Viewers of Merry Little Batman meet Damian Wayne as the lovable scamp who chases his cat Selina through the halls of stately Wayne Manor, decked in a blanket for a cape and a brown paper bag for a cowl, just like his dear old dad, Batman. The delightful holiday special imagines Damian as a good-hearted soul who wants nothing more than to be like his pop, and doesn’t even get too upset at his father’s overprotective demands. When the Joker returns to Gotham while Batman is trapped in the Arctic, Damian gets his chance to prove that he deserves to be called “Son of the Bat.”
But comic book readers first met Damian under very different circumstances. In a 1987 graphic novel by Mike W. Barr and Jerry Bingham, Batman reluctantly joins forces with eco-terrorist Ra’s al Ghul to take down the assassin Quain. During the alliance, Batman renews his interest in al Ghul’s daughter Talia, to whom he was briefly married. The union results in a child, and although Bruce ends the story thinking that Talia miscarried, leaving him even more broken and disheartened than before, the last panel reveals that the child has lived and been adopted by an American family. The name of that story? The Son of the Demon.
So which is it? Is Damian Wayne the son of the demon or the son of the bat? Merry Little Batman insists it’s the latter, but most comic book stories say it’s a little bit of both.
Batman & Son
Although treated as an out-of-continuity story, Son of the Demon did get referenced from time to time, with various creators bringing back the child of Bruce and Talia. However, because Barr and Bingham never gave the child a name, he appears under other monikers, such as Ibn al Xu’ffasch in the Kingdom Come storyline by Mark Waid and Alex Ross.
But when writer Grant Morrison took over the main Batman book in 2006, they endeavored to make everything canon, including the goofy stuff from the 1950s. So Morrison ended 2006’s Batman #655, their first issue on the book, with Talia ready to bring her son back into Bruce’s life.
The reunion didn’t go well. Not only did Damian have the massive ego of any pre-teen boy, but his mother trained him as a ninja assassin and filled him with legends of his father’s exploits. So when Damian shows up at Wayne Manor, he isn’t the good-hearted kid shown in Merry Little Batman. He’s ready to prove himself as Batman’s rightful heir, which he does by trying to kill Tim Drake, the Robin at the time who had just been officially adopted by Bruce Wayne the issue before Damian returned.
Despite that rough introduction, Damian did mellow a bit and eventually took Tim Drake’s place as Robin (when Tim picked a new identity, not when Damian killed him). But even when he fought alongside his father or leading the Teen Titans, Damian kept a chip on his shoulder, making him one of the more controversial additions to Batman lore. That said, nobody called a 900 number to demand his death, so Damian has one over one of the previous Robins, Jason Todd.
The Many Faces of Damian Wayne
The Damian of Merry Little Batman may differ from the character that comic fans know, but that doesn’t mean a more accurate version hasn’t shown up in other media. The murderous Damian played a major role in direct-to-video animated movies such as Son of Batman and Batman vs. Robin. That version also appears in the Injustice: Gods Among Us video games, both as Robin and as an adult with the codename Nightwing.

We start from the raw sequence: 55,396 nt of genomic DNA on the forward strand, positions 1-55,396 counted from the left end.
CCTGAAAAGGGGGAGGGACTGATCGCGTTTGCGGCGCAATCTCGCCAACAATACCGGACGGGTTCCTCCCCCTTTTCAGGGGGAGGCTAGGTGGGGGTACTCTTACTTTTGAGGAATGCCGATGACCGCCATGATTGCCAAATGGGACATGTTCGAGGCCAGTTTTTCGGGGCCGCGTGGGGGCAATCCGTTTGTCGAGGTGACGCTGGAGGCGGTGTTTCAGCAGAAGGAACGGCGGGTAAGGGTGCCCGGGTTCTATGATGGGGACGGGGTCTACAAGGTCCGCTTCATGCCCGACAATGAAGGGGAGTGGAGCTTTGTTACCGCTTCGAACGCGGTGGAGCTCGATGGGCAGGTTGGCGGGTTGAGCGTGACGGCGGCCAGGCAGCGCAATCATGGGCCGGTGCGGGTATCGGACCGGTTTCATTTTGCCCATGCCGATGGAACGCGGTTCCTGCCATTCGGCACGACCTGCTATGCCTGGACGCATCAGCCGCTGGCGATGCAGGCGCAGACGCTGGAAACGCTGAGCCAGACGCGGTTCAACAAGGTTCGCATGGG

However, many adaptations veer away from the hyper-competent murder machine of the comics to explore different facets of the character. In the Batman: The Brave and the Bold episode “Knights of Tomorrow!,” Damian is the timid son of Bruce Wayne and Catwoman Selina Kyle, who becomes Robin after Dick Grayson takes on the Batman mantle. In the Harley Quinn series, Damian is a snotty, entitled Robin, voiced by Jacob Tremblay.
As these examples show, Damian can be very mutable, a quality that he shares with his father. In the same way that Batman can sometimes be a remorseless vigilante who pummels his opponents to almost death (can’t break that code!) and can sometimes be a paternal voice of reason, so also Robin can change according to the needs of writers and the story.
That’s something readers will need to keep in mind when Damian makes the leap to live action in the upcoming movie Batman: The Brave and the Bold, the first Batman film in the DC Cinematic Universe as reimagined by James Gunn and Peter Safran. At this point, we don’t know much about how director Andy Muschietti plans to approach the story, but we do know that Gunn loves Morrison’s take on the character.
However, as much as Gunn loves his comic books, he has no problem deviating from the source material (remember Peter Quill’s father J’son of Spartax? Because most people don’t after Gunn made Ego his father in Guardians of the Galaxy Vol. 2) . That means fans may have to steel themselves for yet another take on Damian Wayne. And that’s not a bad thing.
Damian Suits the Story
Midway through Merry Little Batman, Damian heads to the Batcave and ditches the paper bag and cape. Looking at the costumes that line Batman’s cave, he finds one with his name on it and, squealing with glee, puts it on.
Of course, the movie lets Damian flail in the oversized costume for a beat or two, enhancing the comic effect. But then Damian presses a button and the suit tightens up, fitting him perfectly.
The image provides a fitting metaphor for dealing with superhero adaptations. The story might not seem like a good fit for a character you know. But if you give it some leeway, then something exciting can happen.
Merry Little Batman is available to stream on Prime Video now.